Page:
There’s an awful lot of elitism on social media and in the mags about cheap inflatable boards and how the influx of budget boards from China is going to destroy SUP.  We couldn’t disagree more. SUP is a playground that is open to everyone, and these lower priced boards are getting more and more people on to the water. So if you’ve only got £250 to spend on a budget iSUP, go ahead and knock yourselves out. But make sure you go in to the purchase with eyes wide open and get an experienced paddler to check over the board when it arrives.  And when you’ve got the bug, and need to upgrade to a decent carbon paddle, or a more rigid inflatable, McConks has got you covered.

Shouts and thanks?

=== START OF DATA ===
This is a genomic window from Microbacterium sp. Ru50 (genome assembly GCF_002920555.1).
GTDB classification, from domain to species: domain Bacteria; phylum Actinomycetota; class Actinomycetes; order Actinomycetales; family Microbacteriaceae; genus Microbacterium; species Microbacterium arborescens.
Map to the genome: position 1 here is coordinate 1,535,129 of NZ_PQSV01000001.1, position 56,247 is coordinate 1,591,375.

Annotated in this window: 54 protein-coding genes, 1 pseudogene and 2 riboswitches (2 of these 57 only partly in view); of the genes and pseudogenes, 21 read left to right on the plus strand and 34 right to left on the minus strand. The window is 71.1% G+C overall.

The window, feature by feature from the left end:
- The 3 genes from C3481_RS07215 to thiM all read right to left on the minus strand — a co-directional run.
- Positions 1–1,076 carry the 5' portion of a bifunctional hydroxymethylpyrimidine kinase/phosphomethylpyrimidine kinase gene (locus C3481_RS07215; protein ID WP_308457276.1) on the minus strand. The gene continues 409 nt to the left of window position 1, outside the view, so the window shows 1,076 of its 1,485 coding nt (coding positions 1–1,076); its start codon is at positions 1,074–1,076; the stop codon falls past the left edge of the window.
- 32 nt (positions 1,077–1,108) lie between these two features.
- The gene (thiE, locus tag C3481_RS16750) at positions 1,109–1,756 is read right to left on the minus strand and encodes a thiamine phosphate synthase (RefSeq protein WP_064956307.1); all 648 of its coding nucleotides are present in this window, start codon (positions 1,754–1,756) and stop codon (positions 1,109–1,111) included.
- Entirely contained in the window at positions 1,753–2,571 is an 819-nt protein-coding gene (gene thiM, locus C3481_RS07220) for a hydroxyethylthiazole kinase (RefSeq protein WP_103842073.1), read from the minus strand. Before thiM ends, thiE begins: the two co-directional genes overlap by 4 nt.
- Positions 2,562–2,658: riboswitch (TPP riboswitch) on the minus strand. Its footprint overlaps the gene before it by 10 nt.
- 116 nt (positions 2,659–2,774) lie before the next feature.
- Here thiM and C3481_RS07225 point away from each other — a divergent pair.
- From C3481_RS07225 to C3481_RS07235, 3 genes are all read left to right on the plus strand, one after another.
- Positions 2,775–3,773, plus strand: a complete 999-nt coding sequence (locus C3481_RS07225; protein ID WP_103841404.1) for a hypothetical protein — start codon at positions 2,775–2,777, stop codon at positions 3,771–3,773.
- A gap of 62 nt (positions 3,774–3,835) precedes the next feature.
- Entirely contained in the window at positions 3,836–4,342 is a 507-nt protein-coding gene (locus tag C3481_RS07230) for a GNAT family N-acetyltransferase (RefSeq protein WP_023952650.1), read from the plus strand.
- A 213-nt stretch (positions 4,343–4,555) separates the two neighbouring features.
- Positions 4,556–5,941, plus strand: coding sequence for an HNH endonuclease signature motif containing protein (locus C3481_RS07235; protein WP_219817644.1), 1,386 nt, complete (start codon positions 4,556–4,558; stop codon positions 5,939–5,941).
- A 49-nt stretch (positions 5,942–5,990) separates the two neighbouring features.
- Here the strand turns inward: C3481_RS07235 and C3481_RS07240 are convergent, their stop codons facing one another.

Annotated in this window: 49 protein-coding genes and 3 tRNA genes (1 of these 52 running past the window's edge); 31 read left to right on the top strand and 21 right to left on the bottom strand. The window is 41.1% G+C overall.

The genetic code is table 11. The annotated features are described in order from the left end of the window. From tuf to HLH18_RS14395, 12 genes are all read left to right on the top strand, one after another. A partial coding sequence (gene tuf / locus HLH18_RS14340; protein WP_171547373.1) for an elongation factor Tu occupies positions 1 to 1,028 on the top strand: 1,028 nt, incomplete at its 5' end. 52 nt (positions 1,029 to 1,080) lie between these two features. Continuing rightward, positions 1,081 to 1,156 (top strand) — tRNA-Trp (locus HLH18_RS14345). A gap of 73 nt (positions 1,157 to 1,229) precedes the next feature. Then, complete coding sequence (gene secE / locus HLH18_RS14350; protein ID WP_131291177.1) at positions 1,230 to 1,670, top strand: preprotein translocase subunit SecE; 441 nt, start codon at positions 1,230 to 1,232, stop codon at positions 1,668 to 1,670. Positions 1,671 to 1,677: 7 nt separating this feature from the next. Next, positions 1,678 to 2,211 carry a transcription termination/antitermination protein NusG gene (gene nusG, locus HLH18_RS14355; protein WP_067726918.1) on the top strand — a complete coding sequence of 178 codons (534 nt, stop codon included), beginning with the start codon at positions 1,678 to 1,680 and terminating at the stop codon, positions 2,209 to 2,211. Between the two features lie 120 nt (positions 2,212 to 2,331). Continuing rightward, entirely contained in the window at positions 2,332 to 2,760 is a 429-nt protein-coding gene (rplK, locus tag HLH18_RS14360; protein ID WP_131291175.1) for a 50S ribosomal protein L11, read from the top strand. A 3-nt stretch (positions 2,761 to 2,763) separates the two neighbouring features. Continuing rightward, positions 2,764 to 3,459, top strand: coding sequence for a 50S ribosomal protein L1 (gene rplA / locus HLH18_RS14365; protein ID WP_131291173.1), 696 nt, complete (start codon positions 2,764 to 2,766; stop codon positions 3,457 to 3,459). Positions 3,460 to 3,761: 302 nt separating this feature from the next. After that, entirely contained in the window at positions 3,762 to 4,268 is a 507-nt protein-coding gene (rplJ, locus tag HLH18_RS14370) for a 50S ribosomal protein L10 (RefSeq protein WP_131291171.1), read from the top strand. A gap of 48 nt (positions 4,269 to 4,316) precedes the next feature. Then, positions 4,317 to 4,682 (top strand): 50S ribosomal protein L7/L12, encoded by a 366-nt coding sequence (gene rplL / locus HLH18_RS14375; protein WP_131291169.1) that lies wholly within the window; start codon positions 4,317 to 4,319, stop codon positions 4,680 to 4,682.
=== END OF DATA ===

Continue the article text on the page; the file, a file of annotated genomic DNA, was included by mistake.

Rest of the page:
We’d like to thank all of our amazing customers, many of whom have become friends as well, for purchasing our boards and spreading the word. Lots of our business has been a result of word of mouth and some pretty amazing and humbling feedback, and we are truly grateful for that. We also have to say a huge thanks to the companies and instructors that took a chance on a small, unknown, company in our first couple of years.  We’re standing on the shoulders of giants with you folks. You know who you are!  We’d also like to thank our boys for putting up with the times that the business has intruded on family life, although we work hard to make the business a positive rather than a negative for them and minimise impact on the boys. Oh, and not forgetting the parents trying to do the school run and being thwarted by a massive lorry making a delivery and blocking the road a hundred yards from the school gates!!